|J. Frisco. L-R: Megan Roe – Guitar/Voice, Jemma Freese – Keys/FX/Voice
and Lara Jones – Saxophone/FX/Voice
One of the highlights of this weekend’s Jazz North Presents Alt-Shift-J will be a set from the trio J. Frisco (The Crypt, 7pm, Saturday 16 February 2019). The band describes itself as an “avant-garde jazz trio featuring soprano saxophone, electric guitar, keyboards and vocals, creating improvised genre-fluid soundscapes and noise drawn from emotion, political, and gender issues.” AJ Dehany, who will be attending the event, talked to Lara Jones:
LondonJazz News: You are a young trio of guitar, sax, electronics, vocals, samples, and you’ve just released your debut album Naked – how would you explain what you do? What is the essence of the mooted ‘J Frisco Experience’?
Lara Jones: Well we say we make avant-garde jazz, others say it’s jazz, experimental, film, electronic, ambient, noise… we get lots of different tags, but we’re just about making music that responds to the world around us and love to explore new sounds where we can. Aha, the ‘J Frisco Experience’ – I guess this is something that can only be understood if you’ve seen us live… we’re quite theatrical with our performance and assume this is what people mean!
LJN: The album in particular sets up a kind of opposition between the salty sweetness of the soprano sax and the darker textures alongside it – is this sort of textural yin-yang a conscious dynamic?
LJ: The contrasts we create in the music is definitely a conscious dynamic, particularly in the first album Naked, it was written/recorded in a time when we were frustrated at a lot of things, there’s a polarisation in the music that was a polarisation we felt in ourselves at that time. We describe it as constantly being pulled under water and fighting to come back up above it…
LJN: The unperformed text accompanying previous ten-minute track Meditative encourages us to take a zen-like or yoga-like moment of stillness “in a world filled with constant noise”. Is there a tension between this and the ‘noise’ elements of what you do, particularly with regard to the use of sampling on the album?
LJ: This track is absolutely about taking a moment of pause and reflection and to take in all the noise around us. I suppose much like our music, the world and its sounds are constantly changing and evolving and this track gives the listener and ourselves a chance to take it back to something minimal. Listening, really listening is the key!
LJN: What’s your relationship with Jazz North? Do you see yourselves having a ‘northern identity’?
LJ: Jazz North have been incredibly supportive of us. We were Jazz North’s Introduces Artist in 2017, this gave us the opportunity to play at lots of different Northern Jazz Festivals and hone our sound and performance. Ever since we feel we’ve become a part of this really beautiful northern scene of jazz/improvisation musicians. We met lots of other bands, musicians and promoters through this scheme and as a result we’ve had a a brilliant couple of years, performing and workshop leading! As individuals we are from all over and spend time in lots of different places but as a band we absolutely have a Northern identity we are really proud of. There are brilliant things happening up here and we couldn’t be more grateful to Jazz North for their support.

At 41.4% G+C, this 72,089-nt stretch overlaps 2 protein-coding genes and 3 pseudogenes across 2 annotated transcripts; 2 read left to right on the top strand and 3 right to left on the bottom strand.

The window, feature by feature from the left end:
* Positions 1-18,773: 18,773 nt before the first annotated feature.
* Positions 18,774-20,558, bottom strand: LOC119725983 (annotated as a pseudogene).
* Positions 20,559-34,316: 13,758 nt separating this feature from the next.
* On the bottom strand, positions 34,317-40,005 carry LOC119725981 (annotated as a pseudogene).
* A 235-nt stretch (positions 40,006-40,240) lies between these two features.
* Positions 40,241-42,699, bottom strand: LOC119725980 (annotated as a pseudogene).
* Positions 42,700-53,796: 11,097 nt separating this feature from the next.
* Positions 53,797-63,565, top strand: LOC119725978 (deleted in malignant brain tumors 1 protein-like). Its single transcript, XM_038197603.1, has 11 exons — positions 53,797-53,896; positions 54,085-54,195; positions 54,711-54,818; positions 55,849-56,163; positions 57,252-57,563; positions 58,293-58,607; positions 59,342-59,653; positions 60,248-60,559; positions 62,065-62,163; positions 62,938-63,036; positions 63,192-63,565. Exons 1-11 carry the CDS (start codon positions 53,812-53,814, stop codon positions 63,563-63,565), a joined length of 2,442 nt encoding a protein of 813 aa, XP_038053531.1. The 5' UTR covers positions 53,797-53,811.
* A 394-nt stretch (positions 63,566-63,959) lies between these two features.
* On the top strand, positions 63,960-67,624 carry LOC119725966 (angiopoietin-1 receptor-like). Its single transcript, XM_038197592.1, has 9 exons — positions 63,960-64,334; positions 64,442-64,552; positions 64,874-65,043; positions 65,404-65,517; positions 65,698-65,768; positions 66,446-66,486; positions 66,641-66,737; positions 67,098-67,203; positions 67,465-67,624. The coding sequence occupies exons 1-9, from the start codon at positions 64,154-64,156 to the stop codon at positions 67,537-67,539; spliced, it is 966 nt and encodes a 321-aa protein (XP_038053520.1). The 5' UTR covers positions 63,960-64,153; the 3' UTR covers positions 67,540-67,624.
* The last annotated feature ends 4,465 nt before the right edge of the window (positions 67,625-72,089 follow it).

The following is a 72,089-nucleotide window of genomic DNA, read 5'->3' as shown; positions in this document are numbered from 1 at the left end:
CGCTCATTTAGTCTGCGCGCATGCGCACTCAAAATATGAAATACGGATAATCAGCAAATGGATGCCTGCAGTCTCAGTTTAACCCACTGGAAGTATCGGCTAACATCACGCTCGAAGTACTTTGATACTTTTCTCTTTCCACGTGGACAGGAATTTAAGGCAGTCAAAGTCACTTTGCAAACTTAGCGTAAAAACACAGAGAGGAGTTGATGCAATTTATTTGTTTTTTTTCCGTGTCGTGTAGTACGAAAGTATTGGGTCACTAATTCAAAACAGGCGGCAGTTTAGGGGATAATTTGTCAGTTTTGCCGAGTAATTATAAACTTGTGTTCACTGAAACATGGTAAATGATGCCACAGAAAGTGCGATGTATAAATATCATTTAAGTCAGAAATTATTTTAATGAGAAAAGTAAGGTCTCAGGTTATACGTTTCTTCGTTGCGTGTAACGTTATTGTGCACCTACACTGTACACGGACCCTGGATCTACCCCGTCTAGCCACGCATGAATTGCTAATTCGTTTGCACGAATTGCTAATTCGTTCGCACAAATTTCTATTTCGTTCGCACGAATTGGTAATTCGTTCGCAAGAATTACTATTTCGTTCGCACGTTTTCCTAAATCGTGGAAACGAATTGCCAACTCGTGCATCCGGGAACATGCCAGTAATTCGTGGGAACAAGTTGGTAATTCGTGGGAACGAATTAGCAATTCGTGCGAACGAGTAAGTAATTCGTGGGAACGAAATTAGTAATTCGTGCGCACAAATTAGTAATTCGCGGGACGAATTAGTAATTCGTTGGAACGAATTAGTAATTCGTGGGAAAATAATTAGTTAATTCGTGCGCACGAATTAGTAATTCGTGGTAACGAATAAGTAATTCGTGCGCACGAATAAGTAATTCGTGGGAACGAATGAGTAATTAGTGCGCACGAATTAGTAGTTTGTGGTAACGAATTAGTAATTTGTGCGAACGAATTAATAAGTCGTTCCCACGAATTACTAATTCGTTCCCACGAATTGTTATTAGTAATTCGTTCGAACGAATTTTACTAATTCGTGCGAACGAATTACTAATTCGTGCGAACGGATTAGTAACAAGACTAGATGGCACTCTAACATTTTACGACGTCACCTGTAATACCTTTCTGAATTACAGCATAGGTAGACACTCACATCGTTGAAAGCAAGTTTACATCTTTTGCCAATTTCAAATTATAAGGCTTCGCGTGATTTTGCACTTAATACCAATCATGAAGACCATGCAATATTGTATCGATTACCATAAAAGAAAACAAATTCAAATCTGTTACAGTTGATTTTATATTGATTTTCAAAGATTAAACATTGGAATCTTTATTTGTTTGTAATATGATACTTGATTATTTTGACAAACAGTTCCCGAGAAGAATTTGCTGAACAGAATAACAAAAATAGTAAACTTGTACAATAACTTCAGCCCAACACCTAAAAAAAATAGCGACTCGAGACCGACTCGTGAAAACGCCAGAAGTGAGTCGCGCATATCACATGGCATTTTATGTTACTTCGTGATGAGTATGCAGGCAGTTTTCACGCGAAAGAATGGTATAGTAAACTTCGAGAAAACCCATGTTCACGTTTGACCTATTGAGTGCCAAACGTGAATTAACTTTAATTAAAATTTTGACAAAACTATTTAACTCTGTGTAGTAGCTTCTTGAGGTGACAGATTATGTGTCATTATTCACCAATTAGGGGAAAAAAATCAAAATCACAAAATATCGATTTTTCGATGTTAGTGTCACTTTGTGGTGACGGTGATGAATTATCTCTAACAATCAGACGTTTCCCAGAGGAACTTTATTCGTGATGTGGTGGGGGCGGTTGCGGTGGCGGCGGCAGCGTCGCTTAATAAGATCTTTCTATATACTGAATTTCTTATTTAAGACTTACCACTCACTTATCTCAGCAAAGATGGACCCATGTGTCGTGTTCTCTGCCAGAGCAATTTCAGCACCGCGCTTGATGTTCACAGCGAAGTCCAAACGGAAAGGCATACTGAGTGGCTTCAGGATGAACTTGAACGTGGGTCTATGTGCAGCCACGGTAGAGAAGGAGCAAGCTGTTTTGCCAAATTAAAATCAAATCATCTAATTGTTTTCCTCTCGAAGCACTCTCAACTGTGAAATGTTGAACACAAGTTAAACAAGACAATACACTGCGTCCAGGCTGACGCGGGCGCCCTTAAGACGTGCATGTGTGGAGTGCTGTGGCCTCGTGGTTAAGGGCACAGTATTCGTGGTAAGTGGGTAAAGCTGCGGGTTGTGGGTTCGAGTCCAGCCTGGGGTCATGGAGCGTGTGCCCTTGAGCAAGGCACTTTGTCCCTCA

LJN: Omg, right, so you collaborated with Archipelago! I’m going to see them next week at the Vortex (birthday present to self). The Archipelago J Frisco double trio ‘superband’ is a monumental collaboration. How was that, especially working with a ‘rhythm section’? Will it be reprised/given a live treatment? Is this experimenting with expanded formats something you’re keen to continue?
LJ: ARCHIFRISCO! I’m so glad you know about this! We actually originally met Archipelago at a Jazz North showcase; we fell in love with what they did… somewhere along the line they become our friends. We did a gig at the Basement in York put in by an amazing promoter Harkirit Boparari, where we were supporting Archipelago and at the end of their set, they got us up on stage to play with them; there was this really powerful connection that happened when we played together, one of those that can’t really be described in words, it was unexpected too but beautiful! The wonderful Faye MacCalman decided to put us in for the Lancaster Jazz Festival Commission and we ended up getting it, so she wrote us a full set of music and we performed it… honestly we had the most amazing time doing it together and we’ve met since to record some of the material. We’re gigging in Leeds at the Fusebox Festival in June and hopefully at Sage Gateshead, we’re also looking to get all material recorded at released as an album if we can secure some funding!
We love collaboration and expanded formats is absolutely something we are keen to continue, both with our own set up and in future collaborations… we do love a good drummer!
LJN: What do you have planned for the Alt-J gig curated by Jazz North this weekend?
LJ: Soooo… we’re planning to play some of our NEW material… we just recorded our second album. We’re really really proud of this one and can’t wait to share it with the world, hence playing some of the material before its release, haha! We’re so excited for the gig on the weekend and look forward to seeing and working with all the other wonderful people.